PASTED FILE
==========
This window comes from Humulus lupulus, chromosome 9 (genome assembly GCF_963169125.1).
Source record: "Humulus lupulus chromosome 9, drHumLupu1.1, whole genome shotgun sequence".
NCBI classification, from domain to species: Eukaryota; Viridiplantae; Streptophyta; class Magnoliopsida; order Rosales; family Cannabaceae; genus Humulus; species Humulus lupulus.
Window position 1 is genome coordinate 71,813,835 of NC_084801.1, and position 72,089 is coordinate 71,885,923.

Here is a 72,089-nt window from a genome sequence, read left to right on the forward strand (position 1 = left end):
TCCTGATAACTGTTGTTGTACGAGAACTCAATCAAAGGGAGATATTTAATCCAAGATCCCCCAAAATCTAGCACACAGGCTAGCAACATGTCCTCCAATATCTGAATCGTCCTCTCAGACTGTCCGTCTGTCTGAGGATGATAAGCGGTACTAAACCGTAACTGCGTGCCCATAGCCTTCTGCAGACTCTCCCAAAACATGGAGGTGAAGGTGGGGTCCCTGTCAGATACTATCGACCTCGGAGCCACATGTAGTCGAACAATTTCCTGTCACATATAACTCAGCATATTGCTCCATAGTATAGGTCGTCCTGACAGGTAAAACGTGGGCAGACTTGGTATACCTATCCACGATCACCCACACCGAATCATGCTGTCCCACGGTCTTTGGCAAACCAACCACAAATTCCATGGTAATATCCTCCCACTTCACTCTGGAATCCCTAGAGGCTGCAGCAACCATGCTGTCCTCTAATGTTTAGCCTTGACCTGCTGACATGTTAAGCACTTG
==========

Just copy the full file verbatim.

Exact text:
This window comes from Humulus lupulus, chromosome 9 (genome assembly GCF_963169125.1).
Source record: "Humulus lupulus chromosome 9, drHumLupu1.1, whole genome shotgun sequence".
NCBI classification, from domain to species: Eukaryota; Viridiplantae; Streptophyta; class Magnoliopsida; order Rosales; family Cannabaceae; genus Humulus; species Humulus lupulus.
Window position 1 is genome coordinate 71,813,835 of NC_084801.1, and position 72,089 is coordinate 71,885,923.

Here is a 72,089-nt window from a genome sequence, read left to right on the forward strand (position 1 = left end):
TCCTGATAACTGTTGTTGTACGAGAACTCAATCAAAGGGAGATATTTAATCCAAGATCCCCCAAAATCTAGCACACAGGCTAGCAACATGTCCTCCAATATCTGAATCGTCCTCTCAGACTGTCCGTCTGTCTGAGGATGATAAGCGGTACTAAACCGTAACTGCGTGCCCATAGCCTTCTGCAGACTCTCCCAAAACATGGAGGTGAAGGTGGGGTCCCTGTCAGATACTATCGACCTCGGAGCCACATGTAGTCGAACAATTTCCTGTCACATATAACTCAGCATATTGCTCCATAGTATAGGTCGTCCTGACAGGTAAAACGTGGGCAGACTTGGTATACCTATCCACGATCACCCACACCGAATCATGCTGTCCCACGGTCTTTGGCAAACCAACCACAAATTCCATGGTAATATCCTCCCACTTCACTCTGGAATCCCTAGAGGCTGCAGCAACCATGCTGTCCTCTAATGTTTAGCCTTGACCTGCTGACATGTTAAGCACTTG